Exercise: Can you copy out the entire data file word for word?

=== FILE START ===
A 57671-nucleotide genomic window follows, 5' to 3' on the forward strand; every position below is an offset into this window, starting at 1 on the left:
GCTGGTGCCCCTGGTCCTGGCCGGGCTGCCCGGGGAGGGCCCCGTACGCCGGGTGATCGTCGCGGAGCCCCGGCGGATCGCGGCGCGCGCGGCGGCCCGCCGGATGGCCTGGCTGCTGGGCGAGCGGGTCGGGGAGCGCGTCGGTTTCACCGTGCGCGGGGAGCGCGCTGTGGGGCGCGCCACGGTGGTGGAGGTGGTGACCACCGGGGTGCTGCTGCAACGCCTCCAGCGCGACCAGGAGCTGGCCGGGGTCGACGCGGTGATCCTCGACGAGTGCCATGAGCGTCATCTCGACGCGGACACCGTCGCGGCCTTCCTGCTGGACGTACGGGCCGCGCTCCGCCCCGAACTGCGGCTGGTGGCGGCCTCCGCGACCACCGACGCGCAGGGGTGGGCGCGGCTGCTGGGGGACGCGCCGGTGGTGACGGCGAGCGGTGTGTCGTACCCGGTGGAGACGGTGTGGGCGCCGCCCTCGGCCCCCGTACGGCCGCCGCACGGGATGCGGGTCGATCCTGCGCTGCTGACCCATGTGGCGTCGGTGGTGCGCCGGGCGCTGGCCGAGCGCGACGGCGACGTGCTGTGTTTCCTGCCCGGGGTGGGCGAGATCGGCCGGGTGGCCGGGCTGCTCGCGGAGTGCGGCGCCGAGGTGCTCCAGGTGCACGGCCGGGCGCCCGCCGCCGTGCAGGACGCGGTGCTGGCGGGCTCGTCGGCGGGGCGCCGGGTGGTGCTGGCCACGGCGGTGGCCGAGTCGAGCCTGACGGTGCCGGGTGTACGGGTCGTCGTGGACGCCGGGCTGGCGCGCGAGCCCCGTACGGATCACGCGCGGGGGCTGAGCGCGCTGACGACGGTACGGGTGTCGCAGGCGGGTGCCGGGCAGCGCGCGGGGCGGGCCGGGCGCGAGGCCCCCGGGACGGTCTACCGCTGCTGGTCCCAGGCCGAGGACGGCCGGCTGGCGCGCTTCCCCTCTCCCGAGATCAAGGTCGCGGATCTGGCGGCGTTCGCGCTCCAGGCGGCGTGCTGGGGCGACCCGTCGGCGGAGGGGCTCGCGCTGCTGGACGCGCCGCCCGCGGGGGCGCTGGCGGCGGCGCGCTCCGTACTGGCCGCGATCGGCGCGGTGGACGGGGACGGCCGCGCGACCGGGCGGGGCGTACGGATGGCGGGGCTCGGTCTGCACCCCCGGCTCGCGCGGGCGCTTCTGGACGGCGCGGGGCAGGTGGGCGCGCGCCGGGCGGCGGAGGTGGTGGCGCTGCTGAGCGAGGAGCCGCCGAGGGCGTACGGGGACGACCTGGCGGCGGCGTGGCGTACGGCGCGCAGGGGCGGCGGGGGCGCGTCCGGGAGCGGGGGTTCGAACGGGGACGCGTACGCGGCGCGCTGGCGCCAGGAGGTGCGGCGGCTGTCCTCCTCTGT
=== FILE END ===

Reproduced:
A 57671-nucleotide genomic window follows, 5' to 3' on the forward strand; every position below is an offset into this window, starting at 1 on the left:
GCTGGTGCCCCTGGTCCTGGCCGGGCTGCCCGGGGAGGGCCCCGTACGCCGGGTGATCGTCGCGGAGCCCCGGCGGATCGCGGCGCGCGCGGCGGCCCGCCGGATGGCCTGGCTGCTGGGCGAGCGGGTCGGGGAGCGCGTCGGTTTCACCGTGCGCGGGGAGCGCGCTGTGGGGCGCGCCACGGTGGTGGAGGTGGTGACCACCGGGGTGCTGCTGCAACGCCTCCAGCGCGACCAGGAGCTGGCCGGGGTCGACGCGGTGATCCTCGACGAGTGCCATGAGCGTCATCTCGACGCGGACACCGTCGCGGCCTTCCTGCTGGACGTACGGGCCGCGCTCCGCCCCGAACTGCGGCTGGTGGCGGCCTCCGCGACCACCGACGCGCAGGGGTGGGCGCGGCTGCTGGGGGACGCGCCGGTGGTGACGGCGAGCGGTGTGTCGTACCCGGTGGAGACGGTGTGGGCGCCGCCCTCGGCCCCCGTACGGCCGCCGCACGGGATGCGGGTCGATCCTGCGCTGCTGACCCATGTGGCGTCGGTGGTGCGCCGGGCGCTGGCCGAGCGCGACGGCGACGTGCTGTGTTTCCTGCCCGGGGTGGGCGAGATCGGCCGGGTGGCCGGGCTGCTCGCGGAGTGCGGCGCCGAGGTGCTCCAGGTGCACGGCCGGGCGCCCGCCGCCGTGCAGGACGCGGTGCTGGCGGGCTCGTCGGCGGGGCGCCGGGTGGTGCTGGCCACGGCGGTGGCCGAGTCGAGCCTGACGGTGCCGGGTGTACGGGTCGTCGTGGACGCCGGGCTGGCGCGCGAGCCCCGTACGGATCACGCGCGGGGGCTGAGCGCGCTGACGACGGTACGGGTGTCGCAGGCGGGTGCCGGGCAGCGCGCGGGGCGGGCCGGGCGCGAGGCCCCCGGGACGGTCTACCGCTGCTGGTCCCAGGCCGAGGACGGCCGGCTGGCGCGCTTCCCCTCTCCCGAGATCAAGGTCGCGGATCTGGCGGCGTTCGCGCTCCAGGCGGCGTGCTGGGGCGACCCGTCGGCGGAGGGGCTCGCGCTGCTGGACGCGCCGCCCGCGGGGGCGCTGGCGGCGGCGCGCTCCGTACTGGCCGCGATCGGCGCGGTGGACGGGGACGGCCGCGCGACCGGGCGGGGCGTACGGATGGCGGGGCTCGGTCTGCACCCCCGGCTCGCGCGGGCGCTTCTGGACGGCGCGGGGCAGGTGGGCGCGCGCCGGGCGGCGGAGGTGGTGGCGCTGCTGAGCGAGGAGCCGCCGAGGGCGTACGGGGACGACCTGGCGGCGGCGTGGCGTACGGCGCGCAGGGGCGGCGGGGGCGCGTCCGGGAGCGGGGGTTCGAACGGGGACGCGTACGCGGCGCGCTGGCGCCAGGAGGTGCGGCGGCTGTCCTCCTCTGT